UK Power Networks has been fined £1 million by Chelmsford Crown Court for the failure to prevent a fatal electrocution accident in which a runner died.
On 24th July 2012, Dr James Kew from Ashton in Essex was out on a training run with three colleagues from the Saffron Striders Running Club. As he entered a corn field alongside a public footpath in Newport, Essex, he ran into an 11,000 volt electricity cable that was suspended 1.5 metres from the ground.
James was killed instantly when he completed the circuit from the cable to the ground, while his colleagues suffered minor burn injuries. An inquest into the fatal electrocution accident heard that a porcelain insulator that should have secured the cable to a wooden pole had disintegrated, causing the cable to fall from its usual height of 5.5 metres to just chest height.
The inquest also heard that the fallen cable had been reported to the National Grid and UK Power Networks thirty minutes prior to the fatal electrocution accident. However, rather than cut the electricity supply to that part of the grid, UK Power Networks sent out an engineer to investigate the dangerous cable. Tragically, the engineer arrived twenty minutes too late to prevent the fatal electrocution accident.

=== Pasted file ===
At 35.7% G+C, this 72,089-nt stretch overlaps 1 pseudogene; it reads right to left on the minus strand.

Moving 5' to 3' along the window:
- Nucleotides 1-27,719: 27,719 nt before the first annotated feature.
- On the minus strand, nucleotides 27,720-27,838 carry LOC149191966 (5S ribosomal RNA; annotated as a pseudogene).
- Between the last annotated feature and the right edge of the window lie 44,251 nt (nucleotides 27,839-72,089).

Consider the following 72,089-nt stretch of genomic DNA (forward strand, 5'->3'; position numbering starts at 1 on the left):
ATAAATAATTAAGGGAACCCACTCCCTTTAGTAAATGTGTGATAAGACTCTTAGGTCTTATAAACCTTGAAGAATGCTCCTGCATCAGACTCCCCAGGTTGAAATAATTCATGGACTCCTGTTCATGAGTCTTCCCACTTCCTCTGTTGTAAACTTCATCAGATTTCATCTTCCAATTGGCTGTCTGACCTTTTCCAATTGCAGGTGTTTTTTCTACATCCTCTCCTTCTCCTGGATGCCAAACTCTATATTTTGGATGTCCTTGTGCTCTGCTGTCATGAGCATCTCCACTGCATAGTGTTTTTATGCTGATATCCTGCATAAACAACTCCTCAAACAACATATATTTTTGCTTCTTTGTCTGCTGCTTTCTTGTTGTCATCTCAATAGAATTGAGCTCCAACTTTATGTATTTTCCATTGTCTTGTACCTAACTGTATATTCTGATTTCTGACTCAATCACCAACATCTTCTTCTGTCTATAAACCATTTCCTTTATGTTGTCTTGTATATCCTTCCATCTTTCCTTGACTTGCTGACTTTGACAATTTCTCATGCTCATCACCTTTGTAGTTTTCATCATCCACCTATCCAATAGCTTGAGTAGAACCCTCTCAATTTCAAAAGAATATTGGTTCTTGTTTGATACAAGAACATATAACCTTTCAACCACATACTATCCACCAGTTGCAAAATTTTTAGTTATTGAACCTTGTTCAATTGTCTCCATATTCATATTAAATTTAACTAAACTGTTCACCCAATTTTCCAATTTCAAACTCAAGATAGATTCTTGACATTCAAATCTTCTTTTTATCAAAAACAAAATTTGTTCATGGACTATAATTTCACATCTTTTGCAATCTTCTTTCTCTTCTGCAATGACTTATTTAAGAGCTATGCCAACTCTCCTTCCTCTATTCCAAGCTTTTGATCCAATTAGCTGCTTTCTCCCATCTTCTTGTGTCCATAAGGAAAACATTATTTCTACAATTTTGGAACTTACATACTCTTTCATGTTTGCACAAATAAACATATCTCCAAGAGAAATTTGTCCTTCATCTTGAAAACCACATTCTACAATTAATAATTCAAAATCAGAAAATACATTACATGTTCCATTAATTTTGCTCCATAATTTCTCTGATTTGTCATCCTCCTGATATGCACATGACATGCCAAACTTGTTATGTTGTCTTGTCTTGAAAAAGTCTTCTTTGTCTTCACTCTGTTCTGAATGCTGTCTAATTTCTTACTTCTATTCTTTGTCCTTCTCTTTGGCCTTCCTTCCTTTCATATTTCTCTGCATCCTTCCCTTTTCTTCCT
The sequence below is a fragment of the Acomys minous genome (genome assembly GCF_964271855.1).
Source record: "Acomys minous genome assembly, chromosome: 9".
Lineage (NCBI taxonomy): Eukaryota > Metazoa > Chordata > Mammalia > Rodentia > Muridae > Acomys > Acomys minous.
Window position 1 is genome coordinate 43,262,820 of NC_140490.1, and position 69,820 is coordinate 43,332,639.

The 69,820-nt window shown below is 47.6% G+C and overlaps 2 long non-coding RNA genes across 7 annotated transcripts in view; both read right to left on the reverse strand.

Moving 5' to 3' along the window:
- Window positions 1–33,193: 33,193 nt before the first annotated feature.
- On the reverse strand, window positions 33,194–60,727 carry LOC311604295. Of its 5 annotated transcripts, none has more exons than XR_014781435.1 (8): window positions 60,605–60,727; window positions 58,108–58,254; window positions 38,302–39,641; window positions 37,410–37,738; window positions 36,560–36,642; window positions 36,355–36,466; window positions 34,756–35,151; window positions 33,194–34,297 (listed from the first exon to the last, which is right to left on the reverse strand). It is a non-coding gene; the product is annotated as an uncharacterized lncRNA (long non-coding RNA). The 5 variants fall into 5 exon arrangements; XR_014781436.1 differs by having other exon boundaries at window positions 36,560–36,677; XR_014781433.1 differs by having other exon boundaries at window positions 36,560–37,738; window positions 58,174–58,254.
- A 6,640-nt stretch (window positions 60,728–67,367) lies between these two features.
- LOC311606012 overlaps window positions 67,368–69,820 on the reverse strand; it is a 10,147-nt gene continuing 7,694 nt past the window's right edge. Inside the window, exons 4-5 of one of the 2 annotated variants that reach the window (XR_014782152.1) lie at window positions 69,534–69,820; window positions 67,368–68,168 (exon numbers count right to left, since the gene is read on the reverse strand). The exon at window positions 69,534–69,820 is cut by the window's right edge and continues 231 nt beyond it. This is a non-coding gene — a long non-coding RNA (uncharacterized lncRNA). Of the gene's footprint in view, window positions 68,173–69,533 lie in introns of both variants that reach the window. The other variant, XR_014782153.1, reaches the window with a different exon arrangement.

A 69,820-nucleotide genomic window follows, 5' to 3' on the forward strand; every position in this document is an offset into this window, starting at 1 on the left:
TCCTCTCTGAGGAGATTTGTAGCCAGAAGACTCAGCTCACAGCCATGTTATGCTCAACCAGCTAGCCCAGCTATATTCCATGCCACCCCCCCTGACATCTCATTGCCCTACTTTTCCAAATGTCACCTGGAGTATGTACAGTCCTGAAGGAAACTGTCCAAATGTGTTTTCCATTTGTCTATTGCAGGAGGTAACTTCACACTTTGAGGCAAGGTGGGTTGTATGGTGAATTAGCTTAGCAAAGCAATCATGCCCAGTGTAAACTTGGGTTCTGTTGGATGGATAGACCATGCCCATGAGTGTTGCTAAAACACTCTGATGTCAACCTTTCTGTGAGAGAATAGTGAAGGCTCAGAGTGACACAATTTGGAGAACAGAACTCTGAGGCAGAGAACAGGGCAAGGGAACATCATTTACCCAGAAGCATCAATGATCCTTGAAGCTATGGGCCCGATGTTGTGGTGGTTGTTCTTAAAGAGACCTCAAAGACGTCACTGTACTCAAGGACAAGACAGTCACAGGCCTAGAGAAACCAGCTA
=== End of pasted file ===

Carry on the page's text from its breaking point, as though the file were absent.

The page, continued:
A second investigation in James´ death by the Health & Safety Executive (HSE) found that UK Power Networks failed to fully assess the risk of injury posed to the public and control the risk. The company was prosecuted for breaching Section 3 (1) of the Health and Safety at Work etc. Act 1974 – a charge to which UK Power Networks pleaded guilty to when the case was heard by Chelmsford Crown Court earlier this week.
After hearing evidence from HSE inspectors, the court fined UK Power Networks £1 million for failing to prevent a fatal electrocution accident and ordered the company to pay £153,000 costs. Speaking after the verdict had been announced, HSE inspector Paul Carter said: “Dr Kew’s family remains completely devastated by their loss and witnesses to this incident have suffered severe trauma and stress-related illness. The incident was entirely preventable”.